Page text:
(If you want to read a great article on the 4-month sleep regression from a certified baby expert, check out “Help – My 4 month old is sleeping like a newborn again!”)

    What I hate most about being a Mom

    crying-Fyn
    So I haven’t been blogging much lately. Caring for a newborn baby can get in the way of things like that. I’m only two months in, so admittedly, I’m still on a steep learning curve. However, my wife and I do feel like we have a handle on some things; at the very least, we are feeling like we are getting into a rhythm and it’s pretty good.

    But there are definitely aspects of my new job that I’m not too crazy about. So while my adorable tiny beast is napping, I want to vent a little.

    1. The verbal abuse. Maybe I’m weird, but I don’t like it when someone screams at me. But now I have to put up with a boss who, if he gets hungry or cranky, pulls himself up to his full 22 inch height and BELLOWS at me until he’s reddish purple in the face. To make things more stressful interesting, he and I don’t speak the same language, so I am constantly trying to translate. Usually what he wants is my breasts however, which also makes this whole scenario borderline sexual harassment.

    2. I am now a 24 hour human buffet. It’s wonderful and all that I can nourish my baby the way nature intended, with the “liquid gold” that flows from my breasts, but wow it takes up a lot of my day (and night). For someone whose stomach is apparently the size of a walnut, he sure spends A LOT of time feeding. Good thing I have a comfy chair, a breastfeeding pillow, and books, magazines and my iPhone to occupy myself. What? WiFi is dangerous to infants? Screw you.

    3. It’s a dirty job. If you saw a job posting for a 24/7/365 live-in caregiver that required you to deal with human excrement, urine, drool, and (if you’re really lucky) vomitus with no overtime, stat pay, or holiday bonuses, would you apply? Just the other day my baby spit up on my freshly laundered shirt in the morning, and leaked pee and poop on my pants in the afternoon (two different occasions- glad I didn’t bother changing my pants the first time). Motherhood is NOT glamorous.

    4. Date nights look a lot different. My wife and I established our Friday date night tradition years ago. Whether we actually went out for a nice dinner or night of dancing or just stayed in and ate nachos and watched a movie, we always did something fun together. Nowadays, Friday date night involves us entertaining our baby while he sits in his swing so we can eat our dinner with both hands, then maybe catching up on Modern Family before it’s bath time and I’m in the glider nursing him to sleep for an hour. If that works (and sometimes it doesn’t), we then fall into bed, exhausted, or she’s already asleep by the time I hit the pillow. Sexy time? Not so much.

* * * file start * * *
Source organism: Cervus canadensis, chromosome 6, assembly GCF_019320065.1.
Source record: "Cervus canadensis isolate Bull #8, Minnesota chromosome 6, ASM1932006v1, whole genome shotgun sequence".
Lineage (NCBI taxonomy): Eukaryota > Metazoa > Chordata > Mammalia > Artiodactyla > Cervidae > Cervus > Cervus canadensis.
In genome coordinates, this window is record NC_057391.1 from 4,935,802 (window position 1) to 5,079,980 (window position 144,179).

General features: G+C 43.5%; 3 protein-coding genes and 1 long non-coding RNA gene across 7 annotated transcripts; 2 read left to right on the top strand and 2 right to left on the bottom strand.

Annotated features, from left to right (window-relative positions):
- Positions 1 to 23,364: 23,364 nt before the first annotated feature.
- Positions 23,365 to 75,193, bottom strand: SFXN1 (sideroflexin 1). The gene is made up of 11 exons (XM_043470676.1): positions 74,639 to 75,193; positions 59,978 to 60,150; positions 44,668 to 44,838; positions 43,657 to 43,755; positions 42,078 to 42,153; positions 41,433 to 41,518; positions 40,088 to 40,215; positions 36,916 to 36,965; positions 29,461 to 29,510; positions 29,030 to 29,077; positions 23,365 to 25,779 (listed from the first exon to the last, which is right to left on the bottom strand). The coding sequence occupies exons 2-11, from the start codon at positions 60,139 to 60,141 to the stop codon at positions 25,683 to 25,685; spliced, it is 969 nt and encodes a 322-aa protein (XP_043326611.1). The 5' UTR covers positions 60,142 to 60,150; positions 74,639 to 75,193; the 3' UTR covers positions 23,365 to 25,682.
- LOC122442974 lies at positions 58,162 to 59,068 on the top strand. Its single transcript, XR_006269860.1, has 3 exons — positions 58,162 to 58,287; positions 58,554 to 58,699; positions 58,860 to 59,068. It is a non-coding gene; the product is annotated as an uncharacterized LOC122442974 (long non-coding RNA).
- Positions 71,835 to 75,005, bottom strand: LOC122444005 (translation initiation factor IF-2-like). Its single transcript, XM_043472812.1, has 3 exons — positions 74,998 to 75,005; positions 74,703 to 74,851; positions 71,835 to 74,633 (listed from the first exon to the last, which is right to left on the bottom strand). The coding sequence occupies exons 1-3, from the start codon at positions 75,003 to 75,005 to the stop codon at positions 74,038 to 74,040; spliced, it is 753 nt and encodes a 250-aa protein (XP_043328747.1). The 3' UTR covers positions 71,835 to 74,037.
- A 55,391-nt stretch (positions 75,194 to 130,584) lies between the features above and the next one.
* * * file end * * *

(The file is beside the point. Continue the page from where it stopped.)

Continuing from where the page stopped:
5. It’s all my fault. Suddenly, I’m blaming myself for everything. Baby is gassy? Must be something I ate or drank. He won’t fall asleep? My fault for keeping him up too late. I thought I’d be immune to the ubiquitous Mommy guilt, but apparently not. Can’t I at least share the blame with my wife? There’s two Moms in this house!

    6. Not enough sleep. It’s cliché , but it’s true. I love sleep. And I really shouldn’t complain because by definition my baby sleeps through the night- which is 5 hours in a row. Yaaaay… So forgive me if I don’t have the energy for Mom and Baby Pilates or Stroller Boot-camp in the park (even though I do need to work off my remaining pregnancy pudge. Oh joy!).

    7. I feel incompetent. Normally I’m a confident, capable woman. Since having the baby I now doubt myself more and question my knowledge (I’ve never done this before!) and intuition (this feels right but the books say no?). I don’t know how to navigate the unfamiliar feeling of being responsible for another human! Being a new Mom is probably the most challenging thing I’ve ever done, and I can’t just walk away and quit when it’s tough. It’s a good thing the hospital doesn’t have a return or exchange policy…

    Okay, okay, enough sarcasm. Besides, we haven’t even hit the really rough patches yet- like teething, the terrible twos and teenage years! (shudder)

    Yes I love my baby and I count my blessings every day that we are both healthy, live in a peaceful part of the world, and I get to raise my child in a solid and loving partnership.

    I love it when he smiles, coos and giggles. I love seeing him adapt and grow. I love how strangers smile at me more. I love how much stronger my connections are to my family and friends. I love being a member of the Mommy club now. And I LOVE not being pregnant anymore- which really, let’s be honest, is the second-best gift you get after your baby. 😉